The Legacy of Brexit in the Courts: Ship-Money, Formalism, and the Value of Choice?
London School of Economics and Political Science (LSE), GB
Full-time BPTC Student and Denning Scholar of Lincoln’s Inn, having graduated with First Class Honours in Law (2014 – 2017). I would like to thank Professor Thomas Poole of LSE for his constructive feedback on an earlier draft. All errors remain my own.
This note critically examines the UK Supreme Court’s judgment in R (Miller) v Secretary of State for Exiting the European Union. The majority decision upheld the finding of the Divisional Court that the Government’s foreign affairs prerogative did not provide a legal basis for giving notice under Article 50 TEU to EU institutions of the UK’s intention to withdraw from the EU. The Divisional Court was held out by many as ‘the enemies of the people’ for seeking to frustrate the will of the people as expressed in the National Referendum of 23 June 2016. The majority in the Supreme Court has similarly been heavily criticised by academics and the minority for pursuing an ‘exercise in pure legal formalism’. By drawing on case law from 1637 and pioneering theoretical work on the fair attribution of responsibility, this note provides a comprehensive defence of the Supreme Court’s decision in Miller to finally displace the critique of legal formalism.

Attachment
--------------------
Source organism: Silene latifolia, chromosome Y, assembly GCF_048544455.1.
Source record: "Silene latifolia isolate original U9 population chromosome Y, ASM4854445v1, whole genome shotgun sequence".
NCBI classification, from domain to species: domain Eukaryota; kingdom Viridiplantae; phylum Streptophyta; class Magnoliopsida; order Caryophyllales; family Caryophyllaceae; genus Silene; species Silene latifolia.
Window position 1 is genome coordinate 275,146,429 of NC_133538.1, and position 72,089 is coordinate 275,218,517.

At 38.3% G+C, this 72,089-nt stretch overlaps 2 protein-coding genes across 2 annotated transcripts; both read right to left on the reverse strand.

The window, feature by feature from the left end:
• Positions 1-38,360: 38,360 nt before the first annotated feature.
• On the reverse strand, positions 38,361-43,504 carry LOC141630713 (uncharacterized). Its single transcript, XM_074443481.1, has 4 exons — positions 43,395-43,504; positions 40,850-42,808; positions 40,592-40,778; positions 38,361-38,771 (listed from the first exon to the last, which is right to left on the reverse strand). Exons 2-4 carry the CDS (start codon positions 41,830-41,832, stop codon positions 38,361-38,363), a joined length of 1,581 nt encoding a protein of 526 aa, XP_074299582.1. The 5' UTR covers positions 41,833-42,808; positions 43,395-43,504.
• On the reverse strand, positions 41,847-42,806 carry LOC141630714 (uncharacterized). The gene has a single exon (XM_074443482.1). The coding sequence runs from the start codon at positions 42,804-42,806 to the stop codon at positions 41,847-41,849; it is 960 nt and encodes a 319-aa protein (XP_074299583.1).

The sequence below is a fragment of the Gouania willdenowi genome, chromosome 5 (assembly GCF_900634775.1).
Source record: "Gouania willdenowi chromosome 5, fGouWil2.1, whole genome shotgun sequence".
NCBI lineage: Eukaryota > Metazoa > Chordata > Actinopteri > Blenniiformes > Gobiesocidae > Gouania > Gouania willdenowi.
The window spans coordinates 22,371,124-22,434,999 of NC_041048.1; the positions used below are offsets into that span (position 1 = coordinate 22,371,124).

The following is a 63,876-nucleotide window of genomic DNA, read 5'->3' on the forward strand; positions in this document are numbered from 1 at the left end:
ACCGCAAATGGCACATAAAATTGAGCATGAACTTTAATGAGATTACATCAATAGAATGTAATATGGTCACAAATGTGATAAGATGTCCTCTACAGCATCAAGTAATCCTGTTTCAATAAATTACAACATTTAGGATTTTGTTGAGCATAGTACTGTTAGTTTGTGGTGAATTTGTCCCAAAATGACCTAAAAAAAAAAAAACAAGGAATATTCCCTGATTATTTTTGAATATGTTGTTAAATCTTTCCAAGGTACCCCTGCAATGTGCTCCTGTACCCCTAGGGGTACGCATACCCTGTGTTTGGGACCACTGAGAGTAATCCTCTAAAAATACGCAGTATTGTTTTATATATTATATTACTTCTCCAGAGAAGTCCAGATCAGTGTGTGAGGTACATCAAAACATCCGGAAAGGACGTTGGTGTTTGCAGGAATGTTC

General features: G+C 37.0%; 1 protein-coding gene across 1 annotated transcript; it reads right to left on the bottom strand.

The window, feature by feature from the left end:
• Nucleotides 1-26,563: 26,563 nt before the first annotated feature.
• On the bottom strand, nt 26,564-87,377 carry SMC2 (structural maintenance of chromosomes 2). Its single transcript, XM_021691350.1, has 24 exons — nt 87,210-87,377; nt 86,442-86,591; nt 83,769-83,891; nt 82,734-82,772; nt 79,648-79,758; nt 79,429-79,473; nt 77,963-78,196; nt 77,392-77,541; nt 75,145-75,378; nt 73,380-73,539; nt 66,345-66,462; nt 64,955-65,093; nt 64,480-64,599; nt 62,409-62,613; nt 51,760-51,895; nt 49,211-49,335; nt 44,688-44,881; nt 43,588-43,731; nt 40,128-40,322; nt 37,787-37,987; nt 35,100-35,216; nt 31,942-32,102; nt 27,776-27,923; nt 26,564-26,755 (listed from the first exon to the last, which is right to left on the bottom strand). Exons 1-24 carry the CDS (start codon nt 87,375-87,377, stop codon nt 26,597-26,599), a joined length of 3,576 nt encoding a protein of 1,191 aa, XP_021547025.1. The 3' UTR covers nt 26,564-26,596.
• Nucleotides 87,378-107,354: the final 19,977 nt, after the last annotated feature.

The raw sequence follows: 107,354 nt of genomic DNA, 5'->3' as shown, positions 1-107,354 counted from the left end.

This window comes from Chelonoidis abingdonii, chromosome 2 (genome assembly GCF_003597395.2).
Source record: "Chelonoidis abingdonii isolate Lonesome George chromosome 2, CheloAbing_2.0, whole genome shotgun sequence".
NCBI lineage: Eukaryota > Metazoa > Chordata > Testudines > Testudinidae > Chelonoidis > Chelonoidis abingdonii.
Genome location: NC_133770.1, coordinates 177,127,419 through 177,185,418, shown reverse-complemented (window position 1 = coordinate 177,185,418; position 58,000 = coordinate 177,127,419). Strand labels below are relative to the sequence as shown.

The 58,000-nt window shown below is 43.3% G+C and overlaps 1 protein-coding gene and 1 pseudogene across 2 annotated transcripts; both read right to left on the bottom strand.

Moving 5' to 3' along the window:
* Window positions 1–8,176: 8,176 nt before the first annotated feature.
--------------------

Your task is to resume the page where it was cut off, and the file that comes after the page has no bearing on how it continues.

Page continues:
How to Cite:
Ley, S., 2018. The Legacy of Brexit in the Courts: Ship-Money, Formalism, and the Value of Choice?. LSE Law Review, 3, pp.85–114.